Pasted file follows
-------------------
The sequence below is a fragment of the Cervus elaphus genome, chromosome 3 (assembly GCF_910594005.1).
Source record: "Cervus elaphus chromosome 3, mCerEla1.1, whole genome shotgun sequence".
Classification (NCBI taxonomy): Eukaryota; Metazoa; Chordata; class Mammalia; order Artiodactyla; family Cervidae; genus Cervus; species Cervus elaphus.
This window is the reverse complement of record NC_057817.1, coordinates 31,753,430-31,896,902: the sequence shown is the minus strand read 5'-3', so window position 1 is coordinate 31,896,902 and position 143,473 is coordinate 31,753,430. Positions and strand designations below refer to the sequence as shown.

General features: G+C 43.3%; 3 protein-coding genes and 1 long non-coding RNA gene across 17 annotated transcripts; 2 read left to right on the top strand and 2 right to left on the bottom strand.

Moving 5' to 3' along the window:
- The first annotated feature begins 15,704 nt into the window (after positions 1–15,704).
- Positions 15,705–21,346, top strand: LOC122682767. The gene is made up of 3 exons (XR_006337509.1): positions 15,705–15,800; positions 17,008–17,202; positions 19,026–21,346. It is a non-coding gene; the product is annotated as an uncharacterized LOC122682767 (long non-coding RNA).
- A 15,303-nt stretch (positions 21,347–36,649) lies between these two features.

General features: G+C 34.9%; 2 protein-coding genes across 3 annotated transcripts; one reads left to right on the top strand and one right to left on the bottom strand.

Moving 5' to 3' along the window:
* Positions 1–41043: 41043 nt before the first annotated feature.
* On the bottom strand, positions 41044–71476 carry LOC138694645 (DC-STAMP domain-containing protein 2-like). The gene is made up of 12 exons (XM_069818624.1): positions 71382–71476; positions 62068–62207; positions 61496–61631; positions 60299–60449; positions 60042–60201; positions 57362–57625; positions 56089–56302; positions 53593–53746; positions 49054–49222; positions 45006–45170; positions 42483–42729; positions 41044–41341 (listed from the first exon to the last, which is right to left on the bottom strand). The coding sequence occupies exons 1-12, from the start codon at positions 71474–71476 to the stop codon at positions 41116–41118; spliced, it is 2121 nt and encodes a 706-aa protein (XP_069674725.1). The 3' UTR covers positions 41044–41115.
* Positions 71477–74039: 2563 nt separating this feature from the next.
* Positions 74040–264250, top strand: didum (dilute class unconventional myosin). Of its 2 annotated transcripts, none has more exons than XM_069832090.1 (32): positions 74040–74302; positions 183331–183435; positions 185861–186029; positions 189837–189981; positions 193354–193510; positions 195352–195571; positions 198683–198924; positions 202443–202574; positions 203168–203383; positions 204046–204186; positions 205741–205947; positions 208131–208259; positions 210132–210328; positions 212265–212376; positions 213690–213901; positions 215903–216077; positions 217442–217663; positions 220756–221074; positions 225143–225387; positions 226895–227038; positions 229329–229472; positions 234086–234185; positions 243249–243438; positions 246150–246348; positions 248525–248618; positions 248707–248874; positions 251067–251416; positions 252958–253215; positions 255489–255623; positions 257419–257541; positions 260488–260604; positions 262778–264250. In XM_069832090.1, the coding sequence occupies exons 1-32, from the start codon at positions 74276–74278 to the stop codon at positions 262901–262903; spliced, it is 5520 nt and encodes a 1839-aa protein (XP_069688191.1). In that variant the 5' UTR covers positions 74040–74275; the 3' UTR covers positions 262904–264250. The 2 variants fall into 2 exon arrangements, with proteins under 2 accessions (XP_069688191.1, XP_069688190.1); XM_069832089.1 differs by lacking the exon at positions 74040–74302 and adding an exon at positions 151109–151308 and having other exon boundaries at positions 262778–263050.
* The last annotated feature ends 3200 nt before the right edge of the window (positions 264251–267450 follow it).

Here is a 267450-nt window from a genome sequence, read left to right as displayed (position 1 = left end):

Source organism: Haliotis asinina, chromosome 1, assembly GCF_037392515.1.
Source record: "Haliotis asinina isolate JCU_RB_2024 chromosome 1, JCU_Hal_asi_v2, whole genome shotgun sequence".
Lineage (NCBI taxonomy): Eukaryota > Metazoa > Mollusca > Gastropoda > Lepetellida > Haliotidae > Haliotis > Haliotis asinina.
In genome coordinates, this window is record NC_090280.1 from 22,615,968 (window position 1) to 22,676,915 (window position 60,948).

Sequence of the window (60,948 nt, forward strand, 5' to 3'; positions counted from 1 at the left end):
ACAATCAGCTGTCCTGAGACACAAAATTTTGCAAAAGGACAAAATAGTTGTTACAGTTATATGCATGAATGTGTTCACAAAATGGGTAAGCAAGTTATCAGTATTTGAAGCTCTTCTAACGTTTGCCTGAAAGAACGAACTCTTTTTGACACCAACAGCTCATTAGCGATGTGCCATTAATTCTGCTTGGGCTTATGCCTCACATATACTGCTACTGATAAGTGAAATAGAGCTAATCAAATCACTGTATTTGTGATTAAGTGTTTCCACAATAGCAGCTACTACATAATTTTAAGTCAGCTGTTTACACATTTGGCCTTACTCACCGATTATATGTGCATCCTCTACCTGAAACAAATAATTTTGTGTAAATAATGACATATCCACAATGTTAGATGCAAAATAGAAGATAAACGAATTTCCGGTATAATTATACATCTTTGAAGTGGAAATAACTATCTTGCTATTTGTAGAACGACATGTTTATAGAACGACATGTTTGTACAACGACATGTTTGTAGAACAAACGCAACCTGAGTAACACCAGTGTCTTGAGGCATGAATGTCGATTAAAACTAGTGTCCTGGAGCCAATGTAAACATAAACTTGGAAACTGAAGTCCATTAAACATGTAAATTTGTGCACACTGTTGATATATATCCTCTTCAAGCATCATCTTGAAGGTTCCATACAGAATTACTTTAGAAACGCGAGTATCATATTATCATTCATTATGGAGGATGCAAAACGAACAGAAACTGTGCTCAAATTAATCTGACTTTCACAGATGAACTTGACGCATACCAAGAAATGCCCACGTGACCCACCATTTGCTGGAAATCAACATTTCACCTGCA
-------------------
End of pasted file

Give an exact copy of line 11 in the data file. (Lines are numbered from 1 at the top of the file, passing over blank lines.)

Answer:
Moving 5' to 3' along the window: